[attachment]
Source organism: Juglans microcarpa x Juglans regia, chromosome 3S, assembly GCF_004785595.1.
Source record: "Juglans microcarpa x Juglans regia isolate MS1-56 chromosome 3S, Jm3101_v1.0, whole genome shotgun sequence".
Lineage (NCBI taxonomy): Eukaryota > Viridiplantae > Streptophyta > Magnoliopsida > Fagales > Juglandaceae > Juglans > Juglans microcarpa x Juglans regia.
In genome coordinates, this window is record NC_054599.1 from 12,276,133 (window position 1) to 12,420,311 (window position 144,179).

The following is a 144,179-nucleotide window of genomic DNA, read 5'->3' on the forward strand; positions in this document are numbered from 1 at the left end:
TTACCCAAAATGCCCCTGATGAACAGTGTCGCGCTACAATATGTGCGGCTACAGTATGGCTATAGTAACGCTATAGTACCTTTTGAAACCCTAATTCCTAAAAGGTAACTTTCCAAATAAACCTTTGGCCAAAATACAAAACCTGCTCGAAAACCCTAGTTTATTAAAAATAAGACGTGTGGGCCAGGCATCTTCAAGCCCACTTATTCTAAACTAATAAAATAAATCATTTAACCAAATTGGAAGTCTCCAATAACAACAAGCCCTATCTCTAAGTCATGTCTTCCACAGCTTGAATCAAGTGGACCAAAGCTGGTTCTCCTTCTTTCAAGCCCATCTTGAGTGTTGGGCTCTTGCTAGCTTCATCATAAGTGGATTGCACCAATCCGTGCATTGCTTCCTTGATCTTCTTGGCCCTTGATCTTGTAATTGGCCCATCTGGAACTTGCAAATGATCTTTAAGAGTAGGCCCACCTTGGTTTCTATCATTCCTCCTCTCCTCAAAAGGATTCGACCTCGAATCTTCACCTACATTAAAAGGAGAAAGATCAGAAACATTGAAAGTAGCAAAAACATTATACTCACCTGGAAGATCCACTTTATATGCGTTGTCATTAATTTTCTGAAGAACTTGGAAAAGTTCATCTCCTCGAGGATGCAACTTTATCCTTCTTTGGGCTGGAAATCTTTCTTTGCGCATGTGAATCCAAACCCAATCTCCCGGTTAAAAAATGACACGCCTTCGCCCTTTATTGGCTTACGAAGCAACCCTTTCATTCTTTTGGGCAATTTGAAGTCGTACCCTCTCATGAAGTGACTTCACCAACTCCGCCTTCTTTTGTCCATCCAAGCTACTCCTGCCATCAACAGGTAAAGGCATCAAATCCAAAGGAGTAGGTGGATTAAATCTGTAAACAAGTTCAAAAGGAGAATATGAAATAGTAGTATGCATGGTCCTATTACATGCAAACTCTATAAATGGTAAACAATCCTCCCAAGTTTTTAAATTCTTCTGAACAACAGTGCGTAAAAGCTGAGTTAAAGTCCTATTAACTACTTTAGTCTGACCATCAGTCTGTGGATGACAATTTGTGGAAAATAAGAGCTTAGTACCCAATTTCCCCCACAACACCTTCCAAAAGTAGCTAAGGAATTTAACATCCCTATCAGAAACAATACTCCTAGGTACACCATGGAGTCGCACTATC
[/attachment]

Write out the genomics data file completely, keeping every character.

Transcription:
Source organism: Juglans microcarpa x Juglans regia, chromosome 3S, assembly GCF_004785595.1.
Source record: "Juglans microcarpa x Juglans regia isolate MS1-56 chromosome 3S, Jm3101_v1.0, whole genome shotgun sequence".
Lineage (NCBI taxonomy): Eukaryota > Viridiplantae > Streptophyta > Magnoliopsida > Fagales > Juglandaceae > Juglans > Juglans microcarpa x Juglans regia.
In genome coordinates, this window is record NC_054599.1 from 12,276,133 (window position 1) to 12,420,311 (window position 144,179).

The following is a 144,179-nucleotide window of genomic DNA, read 5'->3' on the forward strand; positions in this document are numbered from 1 at the left end:
TTACCCAAAATGCCCCTGATGAACAGTGTCGCGCTACAATATGTGCGGCTACAGTATGGCTATAGTAACGCTATAGTACCTTTTGAAACCCTAATTCCTAAAAGGTAACTTTCCAAATAAACCTTTGGCCAAAATACAAAACCTGCTCGAAAACCCTAGTTTATTAAAAATAAGACGTGTGGGCCAGGCATCTTCAAGCCCACTTATTCTAAACTAATAAAATAAATCATTTAACCAAATTGGAAGTCTCCAATAACAACAAGCCCTATCTCTAAGTCATGTCTTCCACAGCTTGAATCAAGTGGACCAAAGCTGGTTCTCCTTCTTTCAAGCCCATCTTGAGTGTTGGGCTCTTGCTAGCTTCATCATAAGTGGATTGCACCAATCCGTGCATTGCTTCCTTGATCTTCTTGGCCCTTGATCTTGTAATTGGCCCATCTGGAACTTGCAAATGATCTTTAAGAGTAGGCCCACCTTGGTTTCTATCATTCCTCCTCTCCTCAAAAGGATTCGACCTCGAATCTTCACCTACATTAAAAGGAGAAAGATCAGAAACATTGAAAGTAGCAAAAACATTATACTCACCTGGAAGATCCACTTTATATGCGTTGTCATTAATTTTCTGAAGAACTTGGAAAAGTTCATCTCCTCGAGGATGCAACTTTATCCTTCTTTGGGCTGGAAATCTTTCTTTGCGCATGTGAATCCAAACCCAATCTCCCGGTTAAAAAATGACACGCCTTCGCCCTTTATTGGCTTACGAAGCAACCCTTTCATTCTTTTGGGCAATTTGAAGTCGTACCCTCTCATGAAGTGACTTCACCAACTCCGCCTTCTTTTGTCCATCCAAGCTACTCCTGCCATCAACAGGTAAAGGCATCAAATCCAAAGGAGTAGGTGGATTAAATCTGTAAACAAGTTCAAAAGGAGAATATGAAATAGTAGTATGCATGGTCCTATTACATGCAAACTCTATAAATGGTAAACAATCCTCCCAAGTTTTTAAATTCTTCTGAACAACAGTGCGTAAAAGCTGAGTTAAAGTCCTATTAACTACTTTAGTCTGACCATCAGTCTGTGGATGACAATTTGTGGAAAATAAGAGCTTAGTACCCAATTTCCCCCACAACACCTTCCAAAAGTAGCTAAGGAATTTAACATCCCTATCAGAAACAATACTCCTAGGTACACCATGGAGTCGCACTATC